2. Placed under the power of another; specifically ( International Law ), owing allegiance to a particular sovereign or state; as, “Jamaica is subject to Great Britain”.

      Esau was never subject to Jacob. Locke.

      3. Exposed; liable; prone; disposed; as, “a country subject to extreme heat; men subject to temptation.”

      All human things are subject to decay. Dryden.

      4. Obedient; submissive.

      Put them in mind to be subject to principalities. Titus iii. 1.

      Syn. -- Liable; subordinate; inferior; obnoxious; exposed. See Liable.

    2. Subject, n. [From L. subjectus, through an old form of F. sujet. See Subject, a.]
      1. That which is placed under the authority, dominion, control, or influence of something else.

      2. Specifically: One who is under the authority of a ruler and is governed by his laws; one who owes allegiance to a sovereign or a sovereign state; as, “a subject of Queen Victoria; a British subject; a subject of the United States.”

      Was never subject longed to be a king,

      As I do long and wish to be a subject. Shak.

      The subject must obey his prince, because God commands it, human laws require it. Swift.

      ☞ In international law, the term subject is convertible with citizen.

      3. That which is subjected, or submitted to, any physical operation or process; specifically ( Anat. ), a dead body used for the purpose of dissection.


      4. That which is brought under thought or examination; that which is taken up for discussion, or concerning which anything is said or done. “This subject for heroic song.” Milton.

      Make choice of a subject, beautiful and noble, which . . . shall afford an ample field of matter wherein to expatiate. Dryden.

      The unhappy subject of these quarrels. Shak.

      5. The person who is treated of; the hero of a piece; the chief character.

      Writers of particular lives . . . are apt to be prejudiced in favor of their subject. C. Middleton.

      6. ( Logic & Gram. ) That of which anything is affirmed or predicated; the theme of a proposition or discourse; that which is spoken of; as, “the nominative case is the subject of the verb”.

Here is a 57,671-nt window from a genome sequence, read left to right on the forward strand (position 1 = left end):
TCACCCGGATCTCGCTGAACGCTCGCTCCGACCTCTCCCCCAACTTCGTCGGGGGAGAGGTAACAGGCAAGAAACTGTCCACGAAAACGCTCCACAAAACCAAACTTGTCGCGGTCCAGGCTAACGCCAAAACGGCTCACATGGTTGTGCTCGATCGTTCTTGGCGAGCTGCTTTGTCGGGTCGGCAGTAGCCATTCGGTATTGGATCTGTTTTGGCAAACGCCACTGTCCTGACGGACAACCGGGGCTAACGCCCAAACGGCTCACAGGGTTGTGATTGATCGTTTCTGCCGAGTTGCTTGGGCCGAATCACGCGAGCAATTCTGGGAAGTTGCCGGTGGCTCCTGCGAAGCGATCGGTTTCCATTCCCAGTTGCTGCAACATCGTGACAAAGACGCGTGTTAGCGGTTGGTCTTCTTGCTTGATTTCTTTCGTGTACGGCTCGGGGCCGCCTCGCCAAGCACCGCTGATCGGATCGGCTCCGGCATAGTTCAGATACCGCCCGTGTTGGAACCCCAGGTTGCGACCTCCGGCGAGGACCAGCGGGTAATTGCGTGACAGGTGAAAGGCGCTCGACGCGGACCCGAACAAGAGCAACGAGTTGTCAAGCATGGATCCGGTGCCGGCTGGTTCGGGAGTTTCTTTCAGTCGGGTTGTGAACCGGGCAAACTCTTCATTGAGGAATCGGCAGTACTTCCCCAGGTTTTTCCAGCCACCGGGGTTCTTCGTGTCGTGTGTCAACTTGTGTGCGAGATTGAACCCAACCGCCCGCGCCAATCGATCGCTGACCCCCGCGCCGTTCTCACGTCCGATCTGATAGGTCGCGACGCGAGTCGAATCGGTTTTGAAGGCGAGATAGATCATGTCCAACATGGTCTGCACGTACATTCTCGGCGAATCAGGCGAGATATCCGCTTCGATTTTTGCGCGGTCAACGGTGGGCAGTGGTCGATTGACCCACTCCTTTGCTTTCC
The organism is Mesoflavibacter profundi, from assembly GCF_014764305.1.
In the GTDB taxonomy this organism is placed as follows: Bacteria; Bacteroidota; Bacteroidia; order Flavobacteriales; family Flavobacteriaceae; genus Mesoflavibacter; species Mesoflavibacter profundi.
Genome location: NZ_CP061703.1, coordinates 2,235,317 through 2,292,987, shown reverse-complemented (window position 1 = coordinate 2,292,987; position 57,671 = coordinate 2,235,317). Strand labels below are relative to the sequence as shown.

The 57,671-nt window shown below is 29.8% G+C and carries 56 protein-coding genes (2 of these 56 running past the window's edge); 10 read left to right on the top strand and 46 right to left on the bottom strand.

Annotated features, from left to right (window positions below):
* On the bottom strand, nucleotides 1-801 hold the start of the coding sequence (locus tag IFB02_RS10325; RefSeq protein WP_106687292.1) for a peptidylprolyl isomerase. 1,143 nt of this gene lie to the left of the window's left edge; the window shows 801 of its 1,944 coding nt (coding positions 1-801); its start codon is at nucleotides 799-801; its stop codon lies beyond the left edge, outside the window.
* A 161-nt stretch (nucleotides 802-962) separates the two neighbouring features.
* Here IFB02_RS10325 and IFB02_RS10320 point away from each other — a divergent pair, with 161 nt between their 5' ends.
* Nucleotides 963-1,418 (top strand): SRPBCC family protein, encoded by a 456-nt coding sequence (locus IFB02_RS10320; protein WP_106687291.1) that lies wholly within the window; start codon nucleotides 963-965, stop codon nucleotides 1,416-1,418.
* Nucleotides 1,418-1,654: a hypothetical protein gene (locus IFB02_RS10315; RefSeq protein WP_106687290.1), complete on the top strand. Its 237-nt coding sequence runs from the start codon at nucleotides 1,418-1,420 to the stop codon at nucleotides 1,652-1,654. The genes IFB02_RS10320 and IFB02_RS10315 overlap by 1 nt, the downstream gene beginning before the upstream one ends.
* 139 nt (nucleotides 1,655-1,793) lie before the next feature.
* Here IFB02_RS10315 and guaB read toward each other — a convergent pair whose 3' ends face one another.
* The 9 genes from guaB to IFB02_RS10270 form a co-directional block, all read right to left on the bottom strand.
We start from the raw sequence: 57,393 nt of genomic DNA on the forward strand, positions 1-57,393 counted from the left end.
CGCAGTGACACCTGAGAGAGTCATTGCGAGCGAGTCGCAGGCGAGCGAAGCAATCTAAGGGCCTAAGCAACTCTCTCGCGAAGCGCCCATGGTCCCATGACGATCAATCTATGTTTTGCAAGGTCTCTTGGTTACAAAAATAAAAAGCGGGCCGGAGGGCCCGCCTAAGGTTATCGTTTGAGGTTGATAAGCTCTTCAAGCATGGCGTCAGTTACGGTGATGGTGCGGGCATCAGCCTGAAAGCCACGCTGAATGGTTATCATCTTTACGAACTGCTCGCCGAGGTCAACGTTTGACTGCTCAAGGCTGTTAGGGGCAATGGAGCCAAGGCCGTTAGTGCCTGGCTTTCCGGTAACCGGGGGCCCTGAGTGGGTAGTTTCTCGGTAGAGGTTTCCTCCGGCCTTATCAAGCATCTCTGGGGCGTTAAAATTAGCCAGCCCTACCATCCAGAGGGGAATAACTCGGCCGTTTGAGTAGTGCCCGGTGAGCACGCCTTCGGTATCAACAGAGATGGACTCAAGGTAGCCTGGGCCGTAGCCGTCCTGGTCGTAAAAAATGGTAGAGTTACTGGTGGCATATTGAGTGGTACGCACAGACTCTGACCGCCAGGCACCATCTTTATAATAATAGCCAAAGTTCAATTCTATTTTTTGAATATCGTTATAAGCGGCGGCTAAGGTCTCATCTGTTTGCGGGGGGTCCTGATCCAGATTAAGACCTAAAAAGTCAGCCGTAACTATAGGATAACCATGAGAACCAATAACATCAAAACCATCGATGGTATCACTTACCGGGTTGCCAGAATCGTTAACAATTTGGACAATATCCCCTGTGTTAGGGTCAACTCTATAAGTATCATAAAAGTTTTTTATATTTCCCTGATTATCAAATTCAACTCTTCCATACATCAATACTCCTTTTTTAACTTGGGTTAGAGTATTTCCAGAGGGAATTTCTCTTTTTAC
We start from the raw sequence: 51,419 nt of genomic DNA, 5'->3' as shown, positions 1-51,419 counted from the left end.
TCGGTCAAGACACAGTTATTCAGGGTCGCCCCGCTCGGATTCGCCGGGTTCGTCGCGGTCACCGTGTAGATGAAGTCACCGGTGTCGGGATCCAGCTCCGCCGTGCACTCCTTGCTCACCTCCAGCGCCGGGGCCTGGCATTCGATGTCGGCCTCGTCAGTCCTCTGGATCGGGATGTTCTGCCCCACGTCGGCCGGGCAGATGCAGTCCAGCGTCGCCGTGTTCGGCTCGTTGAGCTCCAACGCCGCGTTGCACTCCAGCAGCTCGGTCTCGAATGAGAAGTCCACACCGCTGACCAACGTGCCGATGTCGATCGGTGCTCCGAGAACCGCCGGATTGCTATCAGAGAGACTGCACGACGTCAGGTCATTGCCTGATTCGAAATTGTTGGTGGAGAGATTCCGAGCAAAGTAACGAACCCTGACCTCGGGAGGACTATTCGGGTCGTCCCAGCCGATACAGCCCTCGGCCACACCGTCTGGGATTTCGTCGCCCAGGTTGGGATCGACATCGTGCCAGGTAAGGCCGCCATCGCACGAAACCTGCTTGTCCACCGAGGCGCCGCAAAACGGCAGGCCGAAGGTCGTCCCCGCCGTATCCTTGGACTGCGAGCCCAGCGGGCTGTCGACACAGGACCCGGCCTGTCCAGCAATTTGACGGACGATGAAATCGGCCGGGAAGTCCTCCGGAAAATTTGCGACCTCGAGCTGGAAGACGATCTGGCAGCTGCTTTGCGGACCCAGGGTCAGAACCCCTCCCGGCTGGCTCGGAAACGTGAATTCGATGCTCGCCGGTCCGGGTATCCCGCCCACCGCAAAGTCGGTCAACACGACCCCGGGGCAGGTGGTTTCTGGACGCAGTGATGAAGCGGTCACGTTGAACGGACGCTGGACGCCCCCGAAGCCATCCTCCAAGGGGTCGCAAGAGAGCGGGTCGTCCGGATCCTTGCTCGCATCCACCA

The subject of a proposition is that concerning which anything is affirmed or denied. I. Watts.

      7. That in which any quality, attribute, or relation, whether spiritual or material, inheres, or to which any of these appertain; substance; substratum.

      That which manifests its qualities -- in other words, that in which the appearing causes inhere, that to which they belong -- is called their subject or substance, or substratum. Sir W. Hamilton.

      8. Hence, that substance or being which is conscious of its own operations; the mind; the thinking agent or principal; the ego. Cf. Object, n., 2.

      The philosophers of mind have, in a manner, usurped and appropriated this expression to themselves. Accordingly, in their hands, the phrases conscious or thinking subject, and subject, mean precisely the same thing. Sir W. Hamilton.

      9. ( Mus. ) The principal theme, or leading thought or phrase, on which a composition or a movement is based.

      The earliest known form of subject is the ecclesiastical cantus firmus, or plain song. Rockstro.

      10. ( Fine Arts ) The incident, scene, figure, group, etc., which it is the aim of the artist to represent.

    3. Subject v. t. [imp. & p. p. Subjected ; p. pr. & vb. n. Subjecting.]
      1. To bring under control, power, or dominion; to make subject; to subordinate; to subdue.

      Firmness of mind that subjects every gratification of sense to the rule of right reason. C. Middleton.

      In one short view subjected to our eye,

      Gods, emperors, heroes, sages, beauties, lie. Pope.

      He is the most subjected, the most nslaved, who is so in his understanding. Locke.

      2. To expose; to make obnoxious or liable; as, “credulity subjects a person to impositions”.

      3. To submit; to make accountable.

      God is not bound to subject his ways of operation to the scrutiny of our thoughts. Locke.

      4. To make subservient.

      Subjected to his service angel wings. Milton.

      5. To cause to undergo; as, “to subject a substance to a white heat; to subject a person to a rigid test”.